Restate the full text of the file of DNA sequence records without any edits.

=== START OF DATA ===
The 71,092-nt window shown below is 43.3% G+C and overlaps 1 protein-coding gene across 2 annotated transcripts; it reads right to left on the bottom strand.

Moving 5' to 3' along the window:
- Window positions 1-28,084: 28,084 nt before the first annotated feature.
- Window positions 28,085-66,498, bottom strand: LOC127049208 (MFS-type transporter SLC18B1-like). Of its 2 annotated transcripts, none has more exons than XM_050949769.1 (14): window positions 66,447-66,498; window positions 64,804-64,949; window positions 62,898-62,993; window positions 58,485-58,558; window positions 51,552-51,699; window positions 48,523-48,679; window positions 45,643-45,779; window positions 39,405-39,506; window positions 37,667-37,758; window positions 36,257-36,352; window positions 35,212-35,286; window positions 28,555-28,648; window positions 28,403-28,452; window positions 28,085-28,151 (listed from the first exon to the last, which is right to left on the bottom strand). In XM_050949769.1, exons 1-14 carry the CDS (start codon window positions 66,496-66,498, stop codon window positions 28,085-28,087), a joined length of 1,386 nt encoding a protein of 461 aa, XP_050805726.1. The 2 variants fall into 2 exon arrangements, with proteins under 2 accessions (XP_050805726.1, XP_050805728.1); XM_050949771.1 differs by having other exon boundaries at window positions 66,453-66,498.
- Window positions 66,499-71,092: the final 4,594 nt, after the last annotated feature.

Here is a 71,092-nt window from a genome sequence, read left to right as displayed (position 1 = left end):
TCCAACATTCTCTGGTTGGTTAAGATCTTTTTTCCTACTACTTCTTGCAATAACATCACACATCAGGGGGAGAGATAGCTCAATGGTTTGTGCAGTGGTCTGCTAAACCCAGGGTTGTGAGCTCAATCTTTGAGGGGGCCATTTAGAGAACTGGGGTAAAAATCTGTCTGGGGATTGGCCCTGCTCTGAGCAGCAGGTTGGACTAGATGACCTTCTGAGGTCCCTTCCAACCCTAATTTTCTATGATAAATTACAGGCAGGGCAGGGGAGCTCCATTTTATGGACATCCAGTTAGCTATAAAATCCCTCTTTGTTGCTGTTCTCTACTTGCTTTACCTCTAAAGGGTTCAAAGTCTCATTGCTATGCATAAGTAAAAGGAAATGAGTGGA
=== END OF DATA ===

The 71,092-nt window shown below is 43.3% G+C and overlaps 1 protein-coding gene across 2 annotated transcripts; it reads right to left on the bottom strand.

Moving 5' to 3' along the window:
- Window positions 1-28,084: 28,084 nt before the first annotated feature.
- Window positions 28,085-66,498, bottom strand: LOC127049208 (MFS-type transporter SLC18B1-like). Of its 2 annotated transcripts, none has more exons than XM_050949769.1 (14): window positions 66,447-66,498; window positions 64,804-64,949; window positions 62,898-62,993; window positions 58,485-58,558; window positions 51,552-51,699; window positions 48,523-48,679; window positions 45,643-45,779; window positions 39,405-39,506; window positions 37,667-37,758; window positions 36,257-36,352; window positions 35,212-35,286; window positions 28,555-28,648; window positions 28,403-28,452; window positions 28,085-28,151 (listed from the first exon to the last, which is right to left on the bottom strand). In XM_050949769.1, exons 1-14 carry the CDS (start codon window positions 66,496-66,498, stop codon window positions 28,085-28,087), a joined length of 1,386 nt encoding a protein of 461 aa, XP_050805726.1. The 2 variants fall into 2 exon arrangements, with proteins under 2 accessions (XP_050805726.1, XP_050805728.1); XM_050949771.1 differs by having other exon boundaries at window positions 66,453-66,498.
- Window positions 66,499-71,092: the final 4,594 nt, after the last annotated feature.

Here is a 71,092-nt window from a genome sequence, read left to right as displayed (position 1 = left end):
TCCAACATTCTCTGGTTGGTTAAGATCTTTTTTCCTACTACTTCTTGCAATAACATCACACATCAGGGGGAGAGATAGCTCAATGGTTTGTGCAGTGGTCTGCTAAACCCAGGGTTGTGAGCTCAATCTTTGAGGGGGCCATTTAGAGAACTGGGGTAAAAATCTGTCTGGGGATTGGCCCTGCTCTGAGCAGCAGGTTGGACTAGATGACCTTCTGAGGTCCCTTCCAACCCTAATTTTCTATGATAAATTACAGGCAGGGCAGGGGAGCTCCATTTTATGGACATCCAGTTAGCTATAAAATCCCTCTTTGTTGCTGTTCTCTACTTGCTTTACCTCTAAAGGGTTCAAAGTCTCATTGCTATGCATAAGTAAAAGGAAATGAGTGGA